A. Expert Testimony
The Miamis seek to supplement the record through the testimony of BAR staff (specifically, Dr. George Roth and Dr. Susan Greenbaum, who BAR subcontracted to work on the Miami petition), Miami tribal consultants (Dr. Jack Campisi and Dr. Elizabeth Glenn), and a neutral anthropologist.
Dr. Roth prepared the proposed finding supplemental technical report and the final technical report in the issues of the Miamis' contemporary community and political authority; it was upon these bases that the Department denied the Miamis' petition for recognition. In support of its contention the Department's decision was arbitrary and capricious, the Miamis intend to argue that Dr. Roth's conclusions were incorrect, distort technical data, overlook relevant and probative data, and rely on unsound methodology, and in fact are dramatically different from those in other cases decided by BAR under the same regulations. The Miamis wish to have Dr. Roth explain why he ignored probative data, to explain how to read cryptic citations in his report, and to explain technical calculations in his report. The United States broadly objects to requiring government decision makers to testify about their mental processes, relying on United States v. Morgan, 313 U.S. 409, 61 S.Ct. 999, 85 L.Ed. 1429 (1941).
Dr. Greenbaum is an anthropologist who, as BAR's subcontractor, did field work in the Miami community before the Department's proposed finding against acknowledgment. Dr. Roth expressly acknowledged in his technical report his reliance upon Dr. Greenbaum's work. The Miamis indicate that Dr. Greenbaum would testify regarding the completeness and reliability of Dr. Roth's conclusions as against her field work. Dr. Greenbaum would testify that Dr. Roth's report distorted some of her data and overlooks other data. The Miami's contend Dr. Greenbaum's testimony will help the court understand the administrative record.
Drs. Campisi and Glenn are both anthropologists. With respect to Dr. Campisi, the Miamis contend that "[j]ust as Dr. Greenbaum is best able to asses Dr. Roth's analysis in the proposed finding, Dr. Campisi is best able to assess Dr. Roth's analysis in the final determination." This is because Dr. Campisi, hired by the Miamis, also conducted field work within the Miami community and authored the Miamis' rebuttal to the Department's proposed finding against recognition. The Miamis also contend that Dr. Campisi would help the court understand, on an anthropological level, the differences between how the Miami petition and other petitions have been handled. Dr. Glenn also studied the Miamis after the Department made its proposed finding against recognition, and has maintained a professional relationship with the Miamis throughout her career, predating her involvement in this matter. Dr. Glenn conducted a "limited network analysis and more elaborate distribution analysis." The Miamis contend that Dr. Glenn's work was largely overlooked by the Department in their final decision. The Miamis contend that Dr. Glenn's testimony would demonstrate that BAR's analysis of geographic distribution is simply wrong.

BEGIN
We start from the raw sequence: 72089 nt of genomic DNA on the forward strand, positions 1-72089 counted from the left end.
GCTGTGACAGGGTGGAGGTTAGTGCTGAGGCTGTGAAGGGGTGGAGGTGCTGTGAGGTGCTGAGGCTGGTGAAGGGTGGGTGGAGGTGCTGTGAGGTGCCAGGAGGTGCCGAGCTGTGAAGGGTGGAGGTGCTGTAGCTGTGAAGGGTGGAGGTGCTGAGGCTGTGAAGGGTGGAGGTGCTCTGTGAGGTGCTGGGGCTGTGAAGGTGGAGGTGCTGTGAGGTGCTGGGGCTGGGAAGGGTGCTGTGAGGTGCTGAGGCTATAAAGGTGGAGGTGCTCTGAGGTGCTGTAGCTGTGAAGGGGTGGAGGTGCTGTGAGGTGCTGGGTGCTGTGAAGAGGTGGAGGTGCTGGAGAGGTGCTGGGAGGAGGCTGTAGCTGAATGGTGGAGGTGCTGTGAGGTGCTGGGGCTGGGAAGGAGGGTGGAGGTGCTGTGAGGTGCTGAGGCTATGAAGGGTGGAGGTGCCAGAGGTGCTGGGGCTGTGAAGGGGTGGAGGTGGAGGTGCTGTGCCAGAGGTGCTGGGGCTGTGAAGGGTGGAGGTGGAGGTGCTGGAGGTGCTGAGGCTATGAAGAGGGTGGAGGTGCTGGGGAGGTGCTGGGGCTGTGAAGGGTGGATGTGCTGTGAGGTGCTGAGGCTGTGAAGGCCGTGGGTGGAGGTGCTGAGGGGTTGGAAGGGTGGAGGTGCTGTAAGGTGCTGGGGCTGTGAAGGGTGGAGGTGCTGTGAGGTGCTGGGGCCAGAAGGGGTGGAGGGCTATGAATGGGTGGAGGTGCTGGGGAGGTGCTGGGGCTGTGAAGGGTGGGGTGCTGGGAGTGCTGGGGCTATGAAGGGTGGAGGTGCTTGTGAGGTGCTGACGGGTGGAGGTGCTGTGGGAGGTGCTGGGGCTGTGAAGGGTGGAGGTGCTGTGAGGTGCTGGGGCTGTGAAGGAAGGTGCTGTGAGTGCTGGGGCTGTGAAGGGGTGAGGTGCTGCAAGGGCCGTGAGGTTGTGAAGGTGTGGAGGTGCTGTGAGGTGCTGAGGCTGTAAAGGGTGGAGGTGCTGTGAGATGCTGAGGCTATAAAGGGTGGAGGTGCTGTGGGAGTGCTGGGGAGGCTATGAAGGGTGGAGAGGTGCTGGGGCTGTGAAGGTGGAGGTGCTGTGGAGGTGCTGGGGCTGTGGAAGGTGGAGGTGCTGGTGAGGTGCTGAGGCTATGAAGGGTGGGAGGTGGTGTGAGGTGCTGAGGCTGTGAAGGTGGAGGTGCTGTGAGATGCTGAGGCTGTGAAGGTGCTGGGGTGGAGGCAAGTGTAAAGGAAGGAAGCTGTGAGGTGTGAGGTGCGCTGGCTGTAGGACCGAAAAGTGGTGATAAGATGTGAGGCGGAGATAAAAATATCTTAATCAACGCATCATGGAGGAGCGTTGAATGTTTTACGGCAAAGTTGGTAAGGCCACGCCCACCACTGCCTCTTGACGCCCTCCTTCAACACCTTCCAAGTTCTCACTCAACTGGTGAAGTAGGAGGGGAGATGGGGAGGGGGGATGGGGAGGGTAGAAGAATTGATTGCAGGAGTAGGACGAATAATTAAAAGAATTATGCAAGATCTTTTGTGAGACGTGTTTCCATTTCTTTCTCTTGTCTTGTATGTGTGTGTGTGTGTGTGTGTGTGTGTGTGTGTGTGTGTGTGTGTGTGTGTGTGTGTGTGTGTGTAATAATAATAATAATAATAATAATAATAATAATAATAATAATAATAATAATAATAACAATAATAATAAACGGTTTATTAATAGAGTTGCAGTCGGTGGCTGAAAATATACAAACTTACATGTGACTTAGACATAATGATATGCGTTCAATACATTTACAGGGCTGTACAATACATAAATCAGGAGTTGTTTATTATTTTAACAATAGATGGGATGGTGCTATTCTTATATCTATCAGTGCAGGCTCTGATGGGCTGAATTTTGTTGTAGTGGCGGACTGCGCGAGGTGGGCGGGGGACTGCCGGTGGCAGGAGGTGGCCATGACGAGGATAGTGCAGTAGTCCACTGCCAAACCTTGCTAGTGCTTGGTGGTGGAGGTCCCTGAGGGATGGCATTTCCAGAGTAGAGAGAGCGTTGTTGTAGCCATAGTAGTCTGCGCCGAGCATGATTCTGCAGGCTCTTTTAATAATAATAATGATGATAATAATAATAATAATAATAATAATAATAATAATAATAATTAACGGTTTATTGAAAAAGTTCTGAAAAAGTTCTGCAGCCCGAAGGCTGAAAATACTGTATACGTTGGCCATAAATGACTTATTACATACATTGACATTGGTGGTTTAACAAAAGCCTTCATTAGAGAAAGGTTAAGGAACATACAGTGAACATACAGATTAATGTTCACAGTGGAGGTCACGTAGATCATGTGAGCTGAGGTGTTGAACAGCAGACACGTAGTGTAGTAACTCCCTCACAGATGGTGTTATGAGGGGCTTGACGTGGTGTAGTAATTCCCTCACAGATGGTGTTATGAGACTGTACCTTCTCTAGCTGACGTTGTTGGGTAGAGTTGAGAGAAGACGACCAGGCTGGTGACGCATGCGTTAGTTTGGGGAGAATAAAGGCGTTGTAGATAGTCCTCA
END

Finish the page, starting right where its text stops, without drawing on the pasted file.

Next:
Last, the Miamis seek to introduce testimony from a neutral expert to explicate anthropological terms such as "community," "descent," "social interaction," and "political authority," as well as to provide background information regarding anthropological methodology. The United States agrees that a technical expert may be permissible for purposes of background information, but does not believe one is warranted in this case because this case is not of a "technical nature."